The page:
Some non-governmental organisations (NGOs) have accused government of stifling their operations by raising their annual fees by almost 1 900 percent to about K1 million. They argue the decision is not sustainable.
The decision comes at a time when the government has argued that a lot of money is being channelled through NGOs following Cashgate—the plunder of resources at Capital Hill exposed in September 2013—and loss of confidence in public finance management systems by donors.
Until January 1 2018, the annual fees payable by NGOs was K50 000 and the registration fees was also K50 000.
But according to the Non-Governmental Organisations (Fees) Regulations of 2017 gazetted effective January 1 2018, the annual registration fee has been increased to payable within the first three months of the year.
An NGO that used to pay K50 000 in annual fees will now be required to pay K1 million, an increase of 1 900 percent.
The fees are in four categories of levels of annual income and corresponding fees, as outlined in the Second Schedule.
Category A is for NGOs with annual incomes below K100 million who will be required to pay annual fees of K100 000; category B is for those with incomes above K100 million, but below K500 million which will pay K250 000 fees while those with earnings above K500 million and below K2 billion will pay K1 million in annual fees.
An NGO with annual income above K2 billion, usually international organisations, will be paying a K2 million annual fee, according to the schedule.
NGOs whose payment was not made when the regulations came into effect on January 1 2018 have until March 31 2018 to pay the annual fees.
According to Section 6 (3) of the regulations, the annual income declared in the financial statements and audited accounts which the NGOs submit annually will form the basis of the fees.
Failure to pay the fees will incur penalties and the NGOs will face suspension of their operations if they fail to pay within three months, according to the notice.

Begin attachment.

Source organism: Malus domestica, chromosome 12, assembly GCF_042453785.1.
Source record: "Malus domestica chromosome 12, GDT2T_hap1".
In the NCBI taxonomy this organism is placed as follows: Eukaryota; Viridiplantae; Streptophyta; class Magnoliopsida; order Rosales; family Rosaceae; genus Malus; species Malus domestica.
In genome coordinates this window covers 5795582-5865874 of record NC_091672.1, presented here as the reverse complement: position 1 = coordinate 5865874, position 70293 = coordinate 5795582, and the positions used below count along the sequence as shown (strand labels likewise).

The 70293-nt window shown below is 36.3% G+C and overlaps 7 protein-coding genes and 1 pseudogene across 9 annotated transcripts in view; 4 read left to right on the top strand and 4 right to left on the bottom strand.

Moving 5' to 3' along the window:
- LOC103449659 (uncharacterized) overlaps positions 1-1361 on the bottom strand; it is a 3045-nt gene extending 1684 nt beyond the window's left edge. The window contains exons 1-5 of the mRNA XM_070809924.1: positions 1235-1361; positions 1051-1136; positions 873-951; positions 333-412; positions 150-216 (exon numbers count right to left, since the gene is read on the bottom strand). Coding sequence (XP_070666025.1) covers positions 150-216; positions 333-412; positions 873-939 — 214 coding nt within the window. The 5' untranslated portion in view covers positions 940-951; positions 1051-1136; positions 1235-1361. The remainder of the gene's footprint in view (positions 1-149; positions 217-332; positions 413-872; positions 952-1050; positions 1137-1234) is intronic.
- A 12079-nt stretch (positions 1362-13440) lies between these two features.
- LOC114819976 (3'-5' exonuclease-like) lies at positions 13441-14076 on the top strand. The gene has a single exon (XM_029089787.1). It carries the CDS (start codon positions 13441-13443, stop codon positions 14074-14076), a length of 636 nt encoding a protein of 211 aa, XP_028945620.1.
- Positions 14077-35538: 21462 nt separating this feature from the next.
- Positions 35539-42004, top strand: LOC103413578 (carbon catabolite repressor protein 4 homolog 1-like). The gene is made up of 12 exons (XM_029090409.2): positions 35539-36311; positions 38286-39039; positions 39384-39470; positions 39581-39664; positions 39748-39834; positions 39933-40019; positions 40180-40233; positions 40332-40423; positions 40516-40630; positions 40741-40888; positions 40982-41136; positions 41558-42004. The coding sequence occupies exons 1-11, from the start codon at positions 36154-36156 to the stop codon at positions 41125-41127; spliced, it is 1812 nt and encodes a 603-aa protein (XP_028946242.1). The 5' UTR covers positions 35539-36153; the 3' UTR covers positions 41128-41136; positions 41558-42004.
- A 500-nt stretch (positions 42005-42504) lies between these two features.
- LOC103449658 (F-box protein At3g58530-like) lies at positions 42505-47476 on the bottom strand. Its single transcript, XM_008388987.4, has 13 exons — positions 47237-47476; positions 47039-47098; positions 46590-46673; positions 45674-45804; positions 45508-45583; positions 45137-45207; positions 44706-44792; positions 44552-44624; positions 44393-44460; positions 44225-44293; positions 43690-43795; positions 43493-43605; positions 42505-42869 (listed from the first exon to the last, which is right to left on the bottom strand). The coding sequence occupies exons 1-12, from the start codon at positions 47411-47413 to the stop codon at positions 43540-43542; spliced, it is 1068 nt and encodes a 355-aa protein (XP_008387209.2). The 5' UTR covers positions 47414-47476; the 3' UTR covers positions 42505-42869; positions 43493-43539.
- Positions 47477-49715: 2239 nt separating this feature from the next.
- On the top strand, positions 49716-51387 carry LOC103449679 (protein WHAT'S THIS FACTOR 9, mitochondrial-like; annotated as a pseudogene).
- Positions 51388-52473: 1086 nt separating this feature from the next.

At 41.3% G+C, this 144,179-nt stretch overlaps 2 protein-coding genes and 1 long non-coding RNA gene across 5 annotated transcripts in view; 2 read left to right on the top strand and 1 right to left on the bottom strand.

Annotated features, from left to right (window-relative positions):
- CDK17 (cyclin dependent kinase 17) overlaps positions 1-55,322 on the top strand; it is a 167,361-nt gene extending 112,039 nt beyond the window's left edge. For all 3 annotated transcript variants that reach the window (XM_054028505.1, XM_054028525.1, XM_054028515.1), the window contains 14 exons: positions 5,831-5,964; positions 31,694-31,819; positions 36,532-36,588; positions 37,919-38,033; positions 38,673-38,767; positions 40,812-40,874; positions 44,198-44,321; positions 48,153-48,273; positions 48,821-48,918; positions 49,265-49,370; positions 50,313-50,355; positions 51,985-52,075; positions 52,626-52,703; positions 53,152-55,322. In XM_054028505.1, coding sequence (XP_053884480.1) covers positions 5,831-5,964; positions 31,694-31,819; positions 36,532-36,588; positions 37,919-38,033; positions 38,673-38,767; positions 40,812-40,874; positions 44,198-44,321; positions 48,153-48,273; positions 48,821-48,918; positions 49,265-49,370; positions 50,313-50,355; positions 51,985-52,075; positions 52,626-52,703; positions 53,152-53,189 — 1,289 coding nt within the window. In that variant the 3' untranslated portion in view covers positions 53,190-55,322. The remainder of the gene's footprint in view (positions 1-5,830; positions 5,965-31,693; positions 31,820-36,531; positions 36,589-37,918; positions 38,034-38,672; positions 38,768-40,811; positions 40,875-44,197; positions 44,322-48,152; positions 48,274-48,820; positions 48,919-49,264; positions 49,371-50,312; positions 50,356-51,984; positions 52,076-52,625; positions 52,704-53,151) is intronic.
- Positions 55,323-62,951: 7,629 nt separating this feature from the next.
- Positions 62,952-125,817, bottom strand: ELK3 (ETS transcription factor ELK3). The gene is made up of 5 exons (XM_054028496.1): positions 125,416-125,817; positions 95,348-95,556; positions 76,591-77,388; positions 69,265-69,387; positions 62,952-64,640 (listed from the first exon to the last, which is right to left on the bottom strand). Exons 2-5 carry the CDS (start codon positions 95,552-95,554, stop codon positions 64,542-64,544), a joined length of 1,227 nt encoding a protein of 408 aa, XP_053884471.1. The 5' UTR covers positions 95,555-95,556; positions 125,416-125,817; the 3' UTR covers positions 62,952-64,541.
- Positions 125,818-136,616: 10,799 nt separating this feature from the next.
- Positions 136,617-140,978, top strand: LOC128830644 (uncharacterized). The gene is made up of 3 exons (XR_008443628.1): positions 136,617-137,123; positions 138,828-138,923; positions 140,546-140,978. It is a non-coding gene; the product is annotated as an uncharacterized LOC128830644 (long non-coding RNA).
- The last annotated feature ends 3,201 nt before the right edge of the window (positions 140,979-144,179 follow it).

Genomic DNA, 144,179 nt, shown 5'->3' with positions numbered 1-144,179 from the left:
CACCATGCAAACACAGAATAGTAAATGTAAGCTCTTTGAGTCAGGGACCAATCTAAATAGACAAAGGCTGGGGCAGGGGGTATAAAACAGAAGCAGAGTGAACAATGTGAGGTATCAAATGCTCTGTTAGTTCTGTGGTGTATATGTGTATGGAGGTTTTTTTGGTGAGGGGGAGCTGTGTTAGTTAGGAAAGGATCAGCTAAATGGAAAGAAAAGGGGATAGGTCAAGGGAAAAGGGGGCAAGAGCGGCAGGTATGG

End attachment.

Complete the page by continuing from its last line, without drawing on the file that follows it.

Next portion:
Section 7 reads: “Where an annual fee is not paid within three months of the commencement of the calendar year, a surcharge of 5 percent of the fees due shall be payable within three months after which period the board shall suspend operations of the registered NGO in accordance with the Act.”
But local NGOs have decried the manner in which the fees have been increased, alleging that there were sinister motives behind the increase in annual fees.
Former board chairperson of Council for NGOs in Malawi (Congoma), McBain Mkandawire, said the issue of annual fees was not conclusive at the NGO Board annual general meeting held last year.
He said: “There was a proposal that the annual fees should be levied at two percent of annual income, but we are surprised at this type of fees that has come out.”
Mkandawire also bemoaned that he learnt about the new fees when he asked the secretary at Youth Network and Counselling (Yoneco), which he heads, to inquire about an invoice for the fees.
He said: “Why are the regulations being developed now when the law was enacted a long time ago and this was not there? We are seeing a lot of sinister motives and a calculated move to stifle civil society in this country.”
Mkandawire argued that the government and the NGO Board of Malawi were under the misconceived notion that funding for activities was money just set aside as earnings when that was not the case.
He said: “NGOs are not earning money, it is for programmes and projects. Most NGOs rely on donor funding and no funder can include payment of fees to NGO Board.
“I am now wondering if NGOs are going to survive with such payments when they are already struggling to pay the little fees that was there. I foresee that a lot of NGOs will be suspended.
“We are fast losing trust in the NGO Board, we are not sure whether they represent the interests of the NGOs, their own interests or the interests of the government.”
On his part, Centre for the Development of People (Cedep) executive director Gift Trapence said the newly introduced fees are meant to kill civil society space.
He said NGOs were already struggling to get funding for activities but the government cannot differentiate between earnings and funds for projects.
Said Trapence: “We get funding for activities and very little goes to NGOs administration. NGOs will find it problematic to raise funds for the fees since over 90 percent of their funds are for activities.”
He said the move was suspicious, especially ahead of the 2019 Tripartite Elections when civil society organisations (CSOs) working on governance watch the government closely.
But NGO Board chairperson Abigail Dzimadzi yesterday defended the new fees arguing only about 20 NGOs would be paying K2 million.
She said: “We know that the majority of NGOs are below the K100 000 band which is an increase from K50 000. According to the information that we have, that is less than 20 NGOs. Only those NGOs whose programmes amount to above K2 billion are the ones that will be paying K2 million in [annual] fees.”
Dzimadzi conceded that the NGO Board did not consult NGOs because these were regulations not policies which had to be consultative in nature.
She said the assessment was based on the 125 NGOs out of 500 registered NGOs which complied with reporting audited financial statements to the NGO Board in 2017.
Dzimadzi said the new fees would help improve the effectiveness of the NGO Board.
The NGO Act requires NGOs to submit to the NGO Board annual audited financial statements within three months after the end of the financial year which includes cash donations and non-cash donations.